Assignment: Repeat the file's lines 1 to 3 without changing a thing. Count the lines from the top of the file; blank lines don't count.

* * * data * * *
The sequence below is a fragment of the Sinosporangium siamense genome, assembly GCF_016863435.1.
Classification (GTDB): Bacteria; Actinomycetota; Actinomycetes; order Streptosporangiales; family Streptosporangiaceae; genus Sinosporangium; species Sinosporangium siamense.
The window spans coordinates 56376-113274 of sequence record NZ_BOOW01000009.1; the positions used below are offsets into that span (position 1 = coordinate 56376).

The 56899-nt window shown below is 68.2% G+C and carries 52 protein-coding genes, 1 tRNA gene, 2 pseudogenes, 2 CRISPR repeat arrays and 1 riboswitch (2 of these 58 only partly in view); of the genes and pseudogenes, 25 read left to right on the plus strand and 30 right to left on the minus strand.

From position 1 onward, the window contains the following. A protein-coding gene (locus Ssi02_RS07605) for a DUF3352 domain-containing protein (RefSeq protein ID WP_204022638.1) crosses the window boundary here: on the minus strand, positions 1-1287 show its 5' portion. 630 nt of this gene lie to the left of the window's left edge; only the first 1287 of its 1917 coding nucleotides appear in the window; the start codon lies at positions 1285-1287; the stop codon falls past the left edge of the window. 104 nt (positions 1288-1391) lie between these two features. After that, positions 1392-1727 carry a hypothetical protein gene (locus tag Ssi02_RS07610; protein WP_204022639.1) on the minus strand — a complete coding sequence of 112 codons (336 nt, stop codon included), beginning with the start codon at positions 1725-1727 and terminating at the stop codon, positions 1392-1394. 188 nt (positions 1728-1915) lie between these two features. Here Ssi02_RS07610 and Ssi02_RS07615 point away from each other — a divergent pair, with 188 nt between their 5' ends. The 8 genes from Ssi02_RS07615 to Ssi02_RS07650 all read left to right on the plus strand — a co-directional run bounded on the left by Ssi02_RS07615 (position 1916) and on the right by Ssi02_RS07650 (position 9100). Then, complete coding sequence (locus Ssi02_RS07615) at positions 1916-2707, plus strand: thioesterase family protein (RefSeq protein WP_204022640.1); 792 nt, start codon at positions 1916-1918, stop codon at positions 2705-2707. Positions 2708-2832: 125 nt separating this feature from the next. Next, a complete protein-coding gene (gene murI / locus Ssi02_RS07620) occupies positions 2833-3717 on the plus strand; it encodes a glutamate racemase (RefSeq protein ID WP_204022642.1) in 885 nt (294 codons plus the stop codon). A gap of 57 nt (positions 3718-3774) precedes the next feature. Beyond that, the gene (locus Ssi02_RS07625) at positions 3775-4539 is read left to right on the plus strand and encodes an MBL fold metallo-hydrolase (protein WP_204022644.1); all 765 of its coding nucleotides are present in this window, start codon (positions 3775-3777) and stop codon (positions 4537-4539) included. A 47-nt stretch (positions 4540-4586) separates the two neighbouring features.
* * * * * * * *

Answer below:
The sequence below is a fragment of the Sinosporangium siamense genome, assembly GCF_016863435.1.
Classification (GTDB): Bacteria; Actinomycetota; Actinomycetes; order Streptosporangiales; family Streptosporangiaceae; genus Sinosporangium; species Sinosporangium siamense.
The window spans coordinates 56376-113274 of sequence record NZ_BOOW01000009.1; the positions used below are offsets into that span (position 1 = coordinate 56376).